Lament is a powerful practice. As we express our pain to God, we also declare our faith in Him. When we cry out to Him, we recognize the way sin has caused pain and suffering in the world He created. Lament is a way to express our faith in Him, even while experiencing a broken world.
While some suffering is caused by the brokenness of the world, some suffering is caused by specific sins in our lives. The people of Judah experienced this first hand.
God chose the nation of Israel to be His chosen people, the nation through whom He would bless the whole world by bringing about the Messiah, the Savior of the world. Because of the sins of Israel’s kings, the nation split into two kingdoms, Israel and Judah. Israel, the northern kingdom, consisted of ten tribes, while Judah, in the south, consisted of the tribes of Judah and Benjamin. The northern kingdom of Israel was taken over by the Assyrians in 722 ʙ.ᴄ. The southern kingdom remained for about another 125 years until it too was destroyed, this time by the Babylonians. 2 Chronicles offers a detailed explanation of why the nation of Judah was destroyed by its enemies:
“The Lᴏʀᴅ God of their ancestors continually warned them through his messengers, for he felt compassion for his people and his dwelling place. But they mocked God’s messengers, despised his warnings, and ridiculed his prophets. Finally the Lᴏʀᴅ got very angry at his people and there was no one who could prevent his judgment. He brought against them the king of the Babylonians, who slaughtered their young men in their temple. He did not spare young men or women, or even the old and aging. God handed everyone over to him. He carried away to Babylon all the items in God’s temple, whether large or small, as well as what was in the treasuries of the Lᴏʀᴅ’s temple and in the treasuries of the king and his officials. They burned down God’s temple and tore down the wall of Jerusalem. They burned all its fortified buildings and destroyed all its valuable items. He deported to Babylon all who escaped the sword. They served him and his sons until the Persian kingdom rose to power. This took place to fulfill the Lᴏʀᴅ’s message spoken through Jeremiah and lasted until the land experienced its sabbatical years. All the time of its desolation the land rested in order to fulfill the seventy years” (2 Chronicles 36:15–21).
God had faithfully given the people of Judah opportunity after opportunity to follow Him. Sometimes, the people repented of their sin and turned back to Him. But many times the people turned to false gods, worshiped idols, and became like the wicked nations around them—the nations they were instructed to destroy.
God is patient, compassionate, and slow to anger. God is also holy, just, and jealous. When God’s people continually turned from Him and worshiped other gods, He gave them opportunities to repent and return to Him. But their hearts were hardened. God disciplined His chosen people by allowing them to be conquered by the Babylonians. He used other nations as tools to display His holiness, justice, and wrath to His people.
The Book of Lamentations provides us with a firsthand account of the destruction of Jerusalem. The prophet Jeremiah, the same prophet who spent decades calling the people of Judah to repent, cried out over the destruction of the city and the temple. He expressed deep sorrow over what happened to God’s people. He lamented because of the sin of the nation, recognizing their rebellion against God.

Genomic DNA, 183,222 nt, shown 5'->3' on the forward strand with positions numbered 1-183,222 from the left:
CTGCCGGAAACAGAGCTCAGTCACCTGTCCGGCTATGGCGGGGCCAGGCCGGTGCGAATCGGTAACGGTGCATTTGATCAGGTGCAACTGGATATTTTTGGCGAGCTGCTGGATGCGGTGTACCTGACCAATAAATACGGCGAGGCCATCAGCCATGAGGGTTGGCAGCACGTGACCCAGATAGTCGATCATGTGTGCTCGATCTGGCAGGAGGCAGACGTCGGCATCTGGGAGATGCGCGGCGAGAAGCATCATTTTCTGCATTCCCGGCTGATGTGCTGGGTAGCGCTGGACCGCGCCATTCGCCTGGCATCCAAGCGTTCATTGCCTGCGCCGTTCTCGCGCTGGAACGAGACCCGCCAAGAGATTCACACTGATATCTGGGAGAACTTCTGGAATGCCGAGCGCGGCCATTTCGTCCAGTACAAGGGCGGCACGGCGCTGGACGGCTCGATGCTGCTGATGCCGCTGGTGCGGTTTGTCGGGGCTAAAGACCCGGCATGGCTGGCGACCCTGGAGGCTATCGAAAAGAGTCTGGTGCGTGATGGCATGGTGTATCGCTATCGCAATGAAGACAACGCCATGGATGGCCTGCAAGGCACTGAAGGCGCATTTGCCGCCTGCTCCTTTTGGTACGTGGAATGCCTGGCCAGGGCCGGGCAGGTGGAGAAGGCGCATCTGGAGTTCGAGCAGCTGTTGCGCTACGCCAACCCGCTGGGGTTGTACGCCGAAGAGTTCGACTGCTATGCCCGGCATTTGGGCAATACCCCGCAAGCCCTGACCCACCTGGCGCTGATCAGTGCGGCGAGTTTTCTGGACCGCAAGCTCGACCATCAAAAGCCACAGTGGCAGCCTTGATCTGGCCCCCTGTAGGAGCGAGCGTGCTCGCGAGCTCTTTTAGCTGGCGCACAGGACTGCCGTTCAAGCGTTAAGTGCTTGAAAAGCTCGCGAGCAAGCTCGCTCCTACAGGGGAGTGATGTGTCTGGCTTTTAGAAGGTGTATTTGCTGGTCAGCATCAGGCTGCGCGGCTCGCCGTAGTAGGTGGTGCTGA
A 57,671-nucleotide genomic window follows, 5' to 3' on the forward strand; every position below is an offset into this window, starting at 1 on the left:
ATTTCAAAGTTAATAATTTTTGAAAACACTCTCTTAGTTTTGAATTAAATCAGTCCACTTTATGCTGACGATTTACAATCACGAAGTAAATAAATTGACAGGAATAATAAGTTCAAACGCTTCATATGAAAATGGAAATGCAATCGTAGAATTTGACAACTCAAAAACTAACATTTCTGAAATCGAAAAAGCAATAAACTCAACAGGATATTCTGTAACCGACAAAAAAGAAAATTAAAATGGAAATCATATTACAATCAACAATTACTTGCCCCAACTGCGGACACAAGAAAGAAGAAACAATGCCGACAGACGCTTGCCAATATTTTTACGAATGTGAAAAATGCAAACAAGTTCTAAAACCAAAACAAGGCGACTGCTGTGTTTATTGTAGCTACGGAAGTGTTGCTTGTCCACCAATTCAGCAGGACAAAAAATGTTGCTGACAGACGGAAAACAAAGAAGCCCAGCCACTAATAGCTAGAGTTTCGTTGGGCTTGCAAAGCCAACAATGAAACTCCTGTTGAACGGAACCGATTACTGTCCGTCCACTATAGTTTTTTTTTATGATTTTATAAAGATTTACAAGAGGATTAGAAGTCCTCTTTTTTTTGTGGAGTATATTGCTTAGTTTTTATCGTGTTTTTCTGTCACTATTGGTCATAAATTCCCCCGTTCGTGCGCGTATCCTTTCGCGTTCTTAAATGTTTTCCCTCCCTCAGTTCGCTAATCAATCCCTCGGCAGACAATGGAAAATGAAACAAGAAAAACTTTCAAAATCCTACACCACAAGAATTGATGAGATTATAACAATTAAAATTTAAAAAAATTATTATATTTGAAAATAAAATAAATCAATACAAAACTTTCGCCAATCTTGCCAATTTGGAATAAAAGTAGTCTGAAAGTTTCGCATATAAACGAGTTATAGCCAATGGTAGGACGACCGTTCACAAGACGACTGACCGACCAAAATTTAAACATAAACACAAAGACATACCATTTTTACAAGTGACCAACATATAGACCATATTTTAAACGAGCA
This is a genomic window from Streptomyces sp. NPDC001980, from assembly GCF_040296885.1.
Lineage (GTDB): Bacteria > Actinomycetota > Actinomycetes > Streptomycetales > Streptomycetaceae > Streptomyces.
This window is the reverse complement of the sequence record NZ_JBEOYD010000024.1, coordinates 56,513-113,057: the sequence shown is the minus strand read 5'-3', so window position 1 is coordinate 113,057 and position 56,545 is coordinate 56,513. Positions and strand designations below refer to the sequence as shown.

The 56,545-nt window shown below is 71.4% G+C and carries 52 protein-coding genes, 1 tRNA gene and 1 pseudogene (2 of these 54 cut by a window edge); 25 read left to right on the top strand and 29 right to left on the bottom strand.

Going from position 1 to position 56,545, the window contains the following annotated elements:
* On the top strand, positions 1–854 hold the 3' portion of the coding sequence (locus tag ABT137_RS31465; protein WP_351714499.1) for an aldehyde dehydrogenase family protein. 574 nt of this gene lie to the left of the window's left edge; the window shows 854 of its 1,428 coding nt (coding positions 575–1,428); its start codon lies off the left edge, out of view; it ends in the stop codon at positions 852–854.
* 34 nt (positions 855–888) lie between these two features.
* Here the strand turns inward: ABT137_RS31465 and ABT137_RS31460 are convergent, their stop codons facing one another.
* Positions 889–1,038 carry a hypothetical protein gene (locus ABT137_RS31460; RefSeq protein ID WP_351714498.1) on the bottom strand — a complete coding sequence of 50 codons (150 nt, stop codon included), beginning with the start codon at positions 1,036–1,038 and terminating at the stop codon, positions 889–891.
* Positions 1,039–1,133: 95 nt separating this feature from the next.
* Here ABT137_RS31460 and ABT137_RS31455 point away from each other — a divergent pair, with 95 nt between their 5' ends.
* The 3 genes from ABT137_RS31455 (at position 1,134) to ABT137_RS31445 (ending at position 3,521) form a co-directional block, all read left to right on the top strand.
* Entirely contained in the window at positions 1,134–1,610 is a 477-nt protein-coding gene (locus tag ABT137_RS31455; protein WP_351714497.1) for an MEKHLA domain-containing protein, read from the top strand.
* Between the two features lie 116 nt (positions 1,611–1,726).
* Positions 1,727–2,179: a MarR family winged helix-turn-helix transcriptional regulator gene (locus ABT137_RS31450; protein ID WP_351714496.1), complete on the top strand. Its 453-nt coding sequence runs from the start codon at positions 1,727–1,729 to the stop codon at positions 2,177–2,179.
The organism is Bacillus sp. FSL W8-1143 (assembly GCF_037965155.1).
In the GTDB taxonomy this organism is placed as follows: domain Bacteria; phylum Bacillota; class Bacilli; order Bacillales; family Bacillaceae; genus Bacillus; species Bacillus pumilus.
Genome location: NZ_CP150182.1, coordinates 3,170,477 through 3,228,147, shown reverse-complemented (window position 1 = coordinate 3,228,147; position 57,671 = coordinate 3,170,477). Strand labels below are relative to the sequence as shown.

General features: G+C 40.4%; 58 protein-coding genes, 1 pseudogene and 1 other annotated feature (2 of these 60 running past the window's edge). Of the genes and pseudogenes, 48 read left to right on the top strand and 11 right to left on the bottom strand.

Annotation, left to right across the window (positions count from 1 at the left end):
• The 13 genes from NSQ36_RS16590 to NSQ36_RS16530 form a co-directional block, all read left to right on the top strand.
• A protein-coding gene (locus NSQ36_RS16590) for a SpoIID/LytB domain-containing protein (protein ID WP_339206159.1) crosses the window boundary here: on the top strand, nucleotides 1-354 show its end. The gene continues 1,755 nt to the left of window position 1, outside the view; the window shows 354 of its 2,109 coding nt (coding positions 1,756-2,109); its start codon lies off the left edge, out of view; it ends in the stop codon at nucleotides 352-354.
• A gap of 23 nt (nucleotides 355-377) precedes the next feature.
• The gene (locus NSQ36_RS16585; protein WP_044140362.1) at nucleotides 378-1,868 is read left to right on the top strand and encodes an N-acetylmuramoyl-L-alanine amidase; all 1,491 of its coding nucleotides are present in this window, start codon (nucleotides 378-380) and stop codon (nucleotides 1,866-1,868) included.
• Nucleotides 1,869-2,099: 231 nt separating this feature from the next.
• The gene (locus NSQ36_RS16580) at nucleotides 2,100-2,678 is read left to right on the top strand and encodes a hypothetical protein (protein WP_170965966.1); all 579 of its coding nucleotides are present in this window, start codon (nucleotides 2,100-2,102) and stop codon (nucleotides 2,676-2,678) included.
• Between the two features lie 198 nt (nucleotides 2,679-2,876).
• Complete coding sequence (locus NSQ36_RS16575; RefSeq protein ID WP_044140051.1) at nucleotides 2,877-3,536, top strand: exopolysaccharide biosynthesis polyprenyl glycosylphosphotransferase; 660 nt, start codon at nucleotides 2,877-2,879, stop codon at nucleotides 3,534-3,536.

Yet even in His lament, Jeremiah offered hope. He cried out in acknowledgment that God had destroyed and disciplined His people. God’s holiness had been mocked by His people, and He finally poured out His judgment on them. Jeremiah’s lament displayed a recognition of the holiness of God. He declared that God was right to bring this judgment on His people because they had sinned against Him and refused to repent. Jeremiah’s lament is a declaration that disobeying God brings destruction and that repentance is the only way back to Him.
God is just and holy. He cannot and will not tolerate sin. And God is forgiving; He allows His people to repent and return to Him. Because Jesus died for us, He took the penalty we deserved for our sin. He is now our advocate, continually going before the Father on our behalf. If we are believers in Christ, when we repent of our sin, we can have confidence that we are fully forgiven and restored to a perfect relationship with Jesus Christ and God the Father.
Maybe, you’re reading this and have not yet decided to trust Christ with your life. Perhaps you still believe that you have to balance out all the good and bad things you do, making sure to avoid judgment based on your own merit. Thankfully, that is not the case. Today, you can believe that Jesus Christ is the Son of God who came to earth to save you from the punishment you deserve. He took your place, and He endured the wrath of God—the punishment you were meant to receive—so you could have a relationship with God. Now, when you believe in Him, believing that He lived a perfect life, died, and rose again and that His sacrifice is all you need to be made right with God, you can have life in Him!
He is compassionate and long-suffering, and He is holy. His holiness is why He cannot tolerate sin. Today, we do not experience the wrath of God the way Jeremiah did. Instead, the wrath of God has been poured out on His Son, Jesus, so that we can know Him. When we place our faith in Christ, we are forgiven and restored to Him.
Week 2 Challenge:
Take some time this week to sit still and reflect on the wonderful deeds of the Lord. Record them in your journal or on a piece of paper that you can keep in your Bible. Write down a few of the things God has done for you, the gifts He has given you, and the accounts of His mercy and grace toward you.
Week 2 Reading Plan
Week 2 Memory Verse
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